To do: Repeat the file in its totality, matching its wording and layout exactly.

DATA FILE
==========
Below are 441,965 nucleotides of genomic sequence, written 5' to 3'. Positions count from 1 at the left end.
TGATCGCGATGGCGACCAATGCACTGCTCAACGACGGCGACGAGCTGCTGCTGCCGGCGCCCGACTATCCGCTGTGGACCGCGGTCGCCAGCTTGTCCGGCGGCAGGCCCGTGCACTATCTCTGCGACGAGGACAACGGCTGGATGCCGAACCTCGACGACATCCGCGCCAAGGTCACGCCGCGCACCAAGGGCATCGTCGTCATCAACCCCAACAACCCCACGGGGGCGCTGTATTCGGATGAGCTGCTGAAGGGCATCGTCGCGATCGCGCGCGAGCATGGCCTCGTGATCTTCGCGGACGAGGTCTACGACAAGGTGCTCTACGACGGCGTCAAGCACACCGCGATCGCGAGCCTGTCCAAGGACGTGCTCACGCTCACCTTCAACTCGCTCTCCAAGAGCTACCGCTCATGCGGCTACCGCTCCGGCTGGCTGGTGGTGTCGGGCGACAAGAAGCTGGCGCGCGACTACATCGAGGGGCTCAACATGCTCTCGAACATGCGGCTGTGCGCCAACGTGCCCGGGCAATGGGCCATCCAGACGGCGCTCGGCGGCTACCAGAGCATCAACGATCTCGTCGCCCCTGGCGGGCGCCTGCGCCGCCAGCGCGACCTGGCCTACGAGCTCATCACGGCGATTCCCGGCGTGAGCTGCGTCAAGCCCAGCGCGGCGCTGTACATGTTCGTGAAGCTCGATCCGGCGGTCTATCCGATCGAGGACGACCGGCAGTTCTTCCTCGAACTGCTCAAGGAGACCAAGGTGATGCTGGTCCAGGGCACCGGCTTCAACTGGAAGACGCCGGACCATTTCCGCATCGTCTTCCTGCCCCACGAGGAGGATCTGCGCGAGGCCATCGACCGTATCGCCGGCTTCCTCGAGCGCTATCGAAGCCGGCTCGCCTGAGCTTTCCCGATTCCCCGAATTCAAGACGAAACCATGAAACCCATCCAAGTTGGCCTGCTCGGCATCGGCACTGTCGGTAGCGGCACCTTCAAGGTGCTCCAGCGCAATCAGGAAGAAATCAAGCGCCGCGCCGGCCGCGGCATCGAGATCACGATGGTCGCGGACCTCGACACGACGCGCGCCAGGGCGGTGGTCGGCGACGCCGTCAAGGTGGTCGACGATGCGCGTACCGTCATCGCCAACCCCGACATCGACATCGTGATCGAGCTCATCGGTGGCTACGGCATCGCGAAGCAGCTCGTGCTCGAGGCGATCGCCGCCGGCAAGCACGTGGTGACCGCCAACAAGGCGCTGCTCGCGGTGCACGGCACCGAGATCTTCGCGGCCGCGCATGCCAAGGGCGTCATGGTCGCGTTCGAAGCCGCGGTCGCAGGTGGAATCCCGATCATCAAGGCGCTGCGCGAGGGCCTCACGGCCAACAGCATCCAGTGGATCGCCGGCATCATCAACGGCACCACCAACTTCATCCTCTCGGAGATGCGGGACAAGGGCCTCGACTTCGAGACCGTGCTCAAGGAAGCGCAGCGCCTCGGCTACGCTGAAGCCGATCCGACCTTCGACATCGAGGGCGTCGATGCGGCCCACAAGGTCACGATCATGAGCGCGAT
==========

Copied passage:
Below are 441,965 nucleotides of genomic sequence, written 5' to 3'. Positions count from 1 at the left end.
TGATCGCGATGGCGACCAATGCACTGCTCAACGACGGCGACGAGCTGCTGCTGCCGGCGCCCGACTATCCGCTGTGGACCGCGGTCGCCAGCTTGTCCGGCGGCAGGCCCGTGCACTATCTCTGCGACGAGGACAACGGCTGGATGCCGAACCTCGACGACATCCGCGCCAAGGTCACGCCGCGCACCAAGGGCATCGTCGTCATCAACCCCAACAACCCCACGGGGGCGCTGTATTCGGATGAGCTGCTGAAGGGCATCGTCGCGATCGCGCGCGAGCATGGCCTCGTGATCTTCGCGGACGAGGTCTACGACAAGGTGCTCTACGACGGCGTCAAGCACACCGCGATCGCGAGCCTGTCCAAGGACGTGCTCACGCTCACCTTCAACTCGCTCTCCAAGAGCTACCGCTCATGCGGCTACCGCTCCGGCTGGCTGGTGGTGTCGGGCGACAAGAAGCTGGCGCGCGACTACATCGAGGGGCTCAACATGCTCTCGAACATGCGGCTGTGCGCCAACGTGCCCGGGCAATGGGCCATCCAGACGGCGCTCGGCGGCTACCAGAGCATCAACGATCTCGTCGCCCCTGGCGGGCGCCTGCGCCGCCAGCGCGACCTGGCCTACGAGCTCATCACGGCGATTCCCGGCGTGAGCTGCGTCAAGCCCAGCGCGGCGCTGTACATGTTCGTGAAGCTCGATCCGGCGGTCTATCCGATCGAGGACGACCGGCAGTTCTTCCTCGAACTGCTCAAGGAGACCAAGGTGATGCTGGTCCAGGGCACCGGCTTCAACTGGAAGACGCCGGACCATTTCCGCATCGTCTTCCTGCCCCACGAGGAGGATCTGCGCGAGGCCATCGACCGTATCGCCGGCTTCCTCGAGCGCTATCGAAGCCGGCTCGCCTGAGCTTTCCCGATTCCCCGAATTCAAGACGAAACCATGAAACCCATCCAAGTTGGCCTGCTCGGCATCGGCACTGTCGGTAGCGGCACCTTCAAGGTGCTCCAGCGCAATCAGGAAGAAATCAAGCGCCGCGCCGGCCGCGGCATCGAGATCACGATGGTCGCGGACCTCGACACGACGCGCGCCAGGGCGGTGGTCGGCGACGCCGTCAAGGTGGTCGACGATGCGCGTACCGTCATCGCCAACCCCGACATCGACATCGTGATCGAGCTCATCGGTGGCTACGGCATCGCGAAGCAGCTCGTGCTCGAGGCGATCGCCGCCGGCAAGCACGTGGTGACCGCCAACAAGGCGCTGCTCGCGGTGCACGGCACCGAGATCTTCGCGGCCGCGCATGCCAAGGGCGTCATGGTCGCGTTCGAAGCCGCGGTCGCAGGTGGAATCCCGATCATCAAGGCGCTGCGCGAGGGCCTCACGGCCAACAGCATCCAGTGGATCGCCGGCATCATCAACGGCACCACCAACTTCATCCTCTCGGAGATGCGGGACAAGGGCCTCGACTTCGAGACCGTGCTCAAGGAAGCGCAGCGCCTCGGCTACGCTGAAGCCGATCCGACCTTCGACATCGAGGGCGTCGATGCGGCCCACAAGGTCACGATCATGAGCGCGAT